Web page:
Beautifully written and told over the course of a year, this book affected me deeply. It’s a story of family and friendship, parenting and grandparenting, love and life, faith and doubt, aging and illness.

Thought-provoking and powerful, this story resonated deeply with me. It’s one of those quiet novels that has a lot going on under the surface and is quite deep.

Highly recommended. This would make an excellent book club choice. For this duo review, and others, please visit Marialyce’s blog at https://yayareadslotsofbooks.wordpres...
Profile Image for Cheri.
1,744 reviews2,274 followers
April 8, 2019
This story begins in Spring, goes through the ensuing seasons: Summer, Fall, Winter and back to the following Spring, but wanders back a bit in time, revisiting old memories which helps establish the events that took place in the years before.

”One Mississippi . . . two Mississippi . . . three Mississippi . . . ”

Lyle Hovde counts while his grandson, Isaac, hides tries to find a place to hide in this small cemetery. Lyle, who is ”patient as a dusty cabinet clock in a dining room corner.”

After Lyle finishes cleaning off the headstone of his son, Peter, who didn’t live long enough to see his first birthday, Isaac asks him to tell him, again, the story of what happened to Peter, and Lyle reflects on the loss of his son, and how he and his wife, Peg, came to adopt Isaac’s mother, Shiloh.

Faith, the authority it can hold, as well as its boundaries, are observed in this story that centers on a family whose daughter, once lost to them, is found. The prodigal daughter, returned, has brought along her young son, Isaac, who quickly bonds with his grandparents. And soon thereafter, Shiloh meets a young preacher of a suspiciously cult-like “church” who charms her into believing that Isaac has a gift – he is a healer. Shiloh, eager to win this preacher’s heart, follows him blindly down a path that proves to put even more of a wedge between her and her parents, and puts Isaac’s life in danger, as they choose prayer instead of medicine to cure him of his diabetes. And just as swiftly, it seems that Isaac becomes the sacrificial pawn.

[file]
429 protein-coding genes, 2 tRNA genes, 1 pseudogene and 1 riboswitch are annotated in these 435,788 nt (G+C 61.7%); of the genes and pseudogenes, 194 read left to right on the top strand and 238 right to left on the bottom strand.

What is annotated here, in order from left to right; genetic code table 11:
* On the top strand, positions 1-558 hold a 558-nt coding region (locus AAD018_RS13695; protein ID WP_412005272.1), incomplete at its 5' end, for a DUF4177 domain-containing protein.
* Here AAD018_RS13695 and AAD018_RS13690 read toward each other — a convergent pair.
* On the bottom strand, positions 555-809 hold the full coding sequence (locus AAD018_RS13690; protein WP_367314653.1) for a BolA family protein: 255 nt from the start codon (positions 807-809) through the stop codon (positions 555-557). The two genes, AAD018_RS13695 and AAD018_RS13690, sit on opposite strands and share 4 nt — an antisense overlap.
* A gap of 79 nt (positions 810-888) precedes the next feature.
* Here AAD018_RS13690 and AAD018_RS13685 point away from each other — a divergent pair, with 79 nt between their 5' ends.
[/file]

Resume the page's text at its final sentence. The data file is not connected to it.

”The world is filled with a near endless array of mysteries, and an even more infinite amount of guesses, grifts, lies, spiels, and here and there, almost hidden, a very few sacred handfuls of answers.”

Faith is a prominent theme, but not in the strictest sense of theological ways, it’s more about the faith that these small close-knit communities have, whether it’s among this small town or a group of people anywhere that share a bond, or among people anywhere whose lives have taught them humility, it’s about having faith in those around you, those that you have come to trust. And while it is not anti-religion, it points to the ways it can be twisted, turned around, and misused by those who seek to have control, in order to wield that power over others. In the end, it is the faith we have, and hold near to us, in each other, and – or – in something bigger than us that gives us the strength to endure, and that also brings us solace and joy.

”Increasingly, Lyle found that he was most at home in the quiet, near those he loved, not trying to solve any problems or answer any questions, but, rather, just learning how to live more lightly, love more intensely, eat better, and, before his eyes closed at night, to read through the shelves and shelves of books that sadly, he knew, he would likely never live long enough to open, those white-winged birds perched on his chest in the pale light of his bedside lamp, waiting for their thin pages to be flicked lightly by a wet fingertip, and turned, giving over their stories and poems and mythologies. Increasingly, and in direct contrast to his lust for books, Lyle found that he loved nothing more than a good catnap, stealing sleep the way a child steals a quarter off the counter—a small, insignificant but thrilling theft.”

Many thanks, once again, to the Public Library system, and the many Librarians that manage, organize and keep it running, for the loan of this book!
Profile Image for Kelly (and the Book Boar).
2,453 reviews7,562 followers
September 26, 2019
Find all of my reviews at: http://52bookminimum.blogspot.com/

How can it all be random, chance, a beautiful cosmic accident? How?